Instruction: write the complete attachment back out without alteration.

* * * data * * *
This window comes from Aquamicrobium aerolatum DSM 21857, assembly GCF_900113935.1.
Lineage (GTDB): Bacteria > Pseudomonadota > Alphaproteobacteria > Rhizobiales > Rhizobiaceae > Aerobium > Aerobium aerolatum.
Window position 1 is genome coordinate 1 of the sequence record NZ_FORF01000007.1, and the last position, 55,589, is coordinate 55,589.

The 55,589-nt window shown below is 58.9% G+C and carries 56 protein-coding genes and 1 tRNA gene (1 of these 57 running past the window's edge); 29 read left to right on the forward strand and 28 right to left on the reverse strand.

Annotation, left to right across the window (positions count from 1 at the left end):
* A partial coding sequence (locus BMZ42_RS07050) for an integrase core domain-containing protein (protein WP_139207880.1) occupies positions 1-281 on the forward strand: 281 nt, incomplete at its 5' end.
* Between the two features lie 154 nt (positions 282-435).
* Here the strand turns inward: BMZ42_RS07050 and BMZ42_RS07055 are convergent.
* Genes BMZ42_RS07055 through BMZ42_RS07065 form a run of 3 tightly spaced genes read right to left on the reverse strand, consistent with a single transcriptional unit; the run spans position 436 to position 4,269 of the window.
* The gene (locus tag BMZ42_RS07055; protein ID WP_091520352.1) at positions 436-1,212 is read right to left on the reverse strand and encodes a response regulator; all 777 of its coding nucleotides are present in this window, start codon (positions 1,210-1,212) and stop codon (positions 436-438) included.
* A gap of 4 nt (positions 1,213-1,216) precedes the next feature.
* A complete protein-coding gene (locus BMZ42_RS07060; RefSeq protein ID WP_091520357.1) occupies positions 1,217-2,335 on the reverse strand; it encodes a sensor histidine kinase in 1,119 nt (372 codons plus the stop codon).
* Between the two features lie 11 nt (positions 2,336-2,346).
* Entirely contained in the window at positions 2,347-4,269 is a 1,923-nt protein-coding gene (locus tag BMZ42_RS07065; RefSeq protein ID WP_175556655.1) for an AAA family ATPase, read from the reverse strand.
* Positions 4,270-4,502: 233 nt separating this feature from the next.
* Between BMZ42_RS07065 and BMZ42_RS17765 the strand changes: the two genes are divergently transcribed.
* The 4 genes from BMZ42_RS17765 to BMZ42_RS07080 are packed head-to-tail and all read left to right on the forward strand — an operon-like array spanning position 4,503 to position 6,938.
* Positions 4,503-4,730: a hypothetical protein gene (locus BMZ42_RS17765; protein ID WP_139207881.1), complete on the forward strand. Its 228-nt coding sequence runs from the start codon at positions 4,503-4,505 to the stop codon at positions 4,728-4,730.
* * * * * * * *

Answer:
This window comes from Aquamicrobium aerolatum DSM 21857, assembly GCF_900113935.1.
Lineage (GTDB): Bacteria > Pseudomonadota > Alphaproteobacteria > Rhizobiales > Rhizobiaceae > Aerobium > Aerobium aerolatum.
Window position 1 is genome coordinate 1 of the sequence record NZ_FORF01000007.1, and the last position, 55,589, is coordinate 55,589.

The 55,589-nt window shown below is 58.9% G+C and carries 56 protein-coding genes and 1 tRNA gene (1 of these 57 running past the window's edge); 29 read left to right on the forward strand and 28 right to left on the reverse strand.

Annotation, left to right across the window (positions count from 1 at the left end):
* A partial coding sequence (locus BMZ42_RS07050) for an integrase core domain-containing protein (protein WP_139207880.1) occupies positions 1-281 on the forward strand: 281 nt, incomplete at its 5' end.
* Between the two features lie 154 nt (positions 282-435).
* Here the strand turns inward: BMZ42_RS07050 and BMZ42_RS07055 are convergent.
* Genes BMZ42_RS07055 through BMZ42_RS07065 form a run of 3 tightly spaced genes read right to left on the reverse strand, consistent with a single transcriptional unit; the run spans position 436 to position 4,269 of the window.
* The gene (locus tag BMZ42_RS07055; protein ID WP_091520352.1) at positions 436-1,212 is read right to left on the reverse strand and encodes a response regulator; all 777 of its coding nucleotides are present in this window, start codon (positions 1,210-1,212) and stop codon (positions 436-438) included.
* A gap of 4 nt (positions 1,213-1,216) precedes the next feature.
* A complete protein-coding gene (locus BMZ42_RS07060; RefSeq protein ID WP_091520357.1) occupies positions 1,217-2,335 on the reverse strand; it encodes a sensor histidine kinase in 1,119 nt (372 codons plus the stop codon).
* Between the two features lie 11 nt (positions 2,336-2,346).
* Entirely contained in the window at positions 2,347-4,269 is a 1,923-nt protein-coding gene (locus tag BMZ42_RS07065; RefSeq protein ID WP_175556655.1) for an AAA family ATPase, read from the reverse strand.
* Positions 4,270-4,502: 233 nt separating this feature from the next.
* Between BMZ42_RS07065 and BMZ42_RS17765 the strand changes: the two genes are divergently transcribed.
* The 4 genes from BMZ42_RS17765 to BMZ42_RS07080 are packed head-to-tail and all read left to right on the forward strand — an operon-like array spanning position 4,503 to position 6,938.
* Positions 4,503-4,730: a hypothetical protein gene (locus BMZ42_RS17765; protein ID WP_139207881.1), complete on the forward strand. Its 228-nt coding sequence runs from the start codon at positions 4,503-4,505 to the stop codon at positions 4,728-4,730.